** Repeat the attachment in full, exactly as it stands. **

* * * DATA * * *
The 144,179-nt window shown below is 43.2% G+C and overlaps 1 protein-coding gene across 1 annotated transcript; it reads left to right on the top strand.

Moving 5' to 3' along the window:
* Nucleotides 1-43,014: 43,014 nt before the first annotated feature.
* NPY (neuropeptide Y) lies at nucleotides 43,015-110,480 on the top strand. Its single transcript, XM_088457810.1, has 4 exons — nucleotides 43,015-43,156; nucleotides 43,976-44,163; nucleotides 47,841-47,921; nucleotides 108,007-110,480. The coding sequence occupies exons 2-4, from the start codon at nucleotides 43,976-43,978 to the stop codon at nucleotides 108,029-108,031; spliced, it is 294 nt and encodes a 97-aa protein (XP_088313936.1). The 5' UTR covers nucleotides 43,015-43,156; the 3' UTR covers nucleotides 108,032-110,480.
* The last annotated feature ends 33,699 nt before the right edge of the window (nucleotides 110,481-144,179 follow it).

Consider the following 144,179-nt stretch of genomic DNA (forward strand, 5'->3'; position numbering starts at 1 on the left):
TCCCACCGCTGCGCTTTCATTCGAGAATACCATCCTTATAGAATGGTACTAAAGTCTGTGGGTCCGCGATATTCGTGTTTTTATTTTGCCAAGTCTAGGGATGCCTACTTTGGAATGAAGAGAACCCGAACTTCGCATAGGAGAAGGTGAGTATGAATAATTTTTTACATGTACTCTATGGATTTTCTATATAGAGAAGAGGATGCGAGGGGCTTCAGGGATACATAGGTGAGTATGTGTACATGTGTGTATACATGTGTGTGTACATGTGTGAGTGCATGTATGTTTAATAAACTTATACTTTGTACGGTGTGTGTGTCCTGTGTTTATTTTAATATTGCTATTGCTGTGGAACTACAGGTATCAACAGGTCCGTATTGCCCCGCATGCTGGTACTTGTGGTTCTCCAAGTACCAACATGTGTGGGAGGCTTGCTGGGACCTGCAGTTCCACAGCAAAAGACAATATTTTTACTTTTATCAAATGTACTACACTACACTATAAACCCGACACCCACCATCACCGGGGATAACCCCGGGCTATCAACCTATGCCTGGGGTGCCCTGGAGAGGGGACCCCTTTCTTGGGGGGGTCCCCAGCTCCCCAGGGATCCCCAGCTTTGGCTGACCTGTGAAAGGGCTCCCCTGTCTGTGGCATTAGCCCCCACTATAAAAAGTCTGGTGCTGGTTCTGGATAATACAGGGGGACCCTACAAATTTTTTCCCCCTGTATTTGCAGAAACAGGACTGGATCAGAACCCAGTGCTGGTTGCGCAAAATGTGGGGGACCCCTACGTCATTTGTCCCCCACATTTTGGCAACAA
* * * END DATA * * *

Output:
The 144,179-nt window shown below is 43.2% G+C and overlaps 1 protein-coding gene across 1 annotated transcript; it reads left to right on the top strand.

Moving 5' to 3' along the window:
* Nucleotides 1-43,014: 43,014 nt before the first annotated feature.
* NPY (neuropeptide Y) lies at nucleotides 43,015-110,480 on the top strand. Its single transcript, XM_088457810.1, has 4 exons — nucleotides 43,015-43,156; nucleotides 43,976-44,163; nucleotides 47,841-47,921; nucleotides 108,007-110,480. The coding sequence occupies exons 2-4, from the start codon at nucleotides 43,976-43,978 to the stop codon at nucleotides 108,029-108,031; spliced, it is 294 nt and encodes a 97-aa protein (XP_088313936.1). The 5' UTR covers nucleotides 43,015-43,156; the 3' UTR covers nucleotides 108,032-110,480.
* The last annotated feature ends 33,699 nt before the right edge of the window (nucleotides 110,481-144,179 follow it).

Consider the following 144,179-nt stretch of genomic DNA (forward strand, 5'->3'; position numbering starts at 1 on the left):
TCCCACCGCTGCGCTTTCATTCGAGAATACCATCCTTATAGAATGGTACTAAAGTCTGTGGGTCCGCGATATTCGTGTTTTTATTTTGCCAAGTCTAGGGATGCCTACTTTGGAATGAAGAGAACCCGAACTTCGCATAGGAGAAGGTGAGTATGAATAATTTTTTACATGTACTCTATGGATTTTCTATATAGAGAAGAGGATGCGAGGGGCTTCAGGGATACATAGGTGAGTATGTGTACATGTGTGTATACATGTGTGTGTACATGTGTGAGTGCATGTATGTTTAATAAACTTATACTTTGTACGGTGTGTGTGTCCTGTGTTTATTTTAATATTGCTATTGCTGTGGAACTACAGGTATCAACAGGTCCGTATTGCCCCGCATGCTGGTACTTGTGGTTCTCCAAGTACCAACATGTGTGGGAGGCTTGCTGGGACCTGCAGTTCCACAGCAAAAGACAATATTTTTACTTTTATCAAATGTACTACACTACACTATAAACCCGACACCCACCATCACCGGGGATAACCCCGGGCTATCAACCTATGCCTGGGGTGCCCTGGAGAGGGGACCCCTTTCTTGGGGGGGTCCCCAGCTCCCCAGGGATCCCCAGCTTTGGCTGACCTGTGAAAGGGCTCCCCTGTCTGTGGCATTAGCCCCCACTATAAAAAGTCTGGTGCTGGTTCTGGATAATACAGGGGGACCCTACAAATTTTTTCCCCCTGTATTTGCAGAAACAGGACTGGATCAGAACCCAGTGCTGGTTGCGCAAAATGTGGGGGACCCCTACGTCATTTGTCCCCCACATTTTGGCAACAA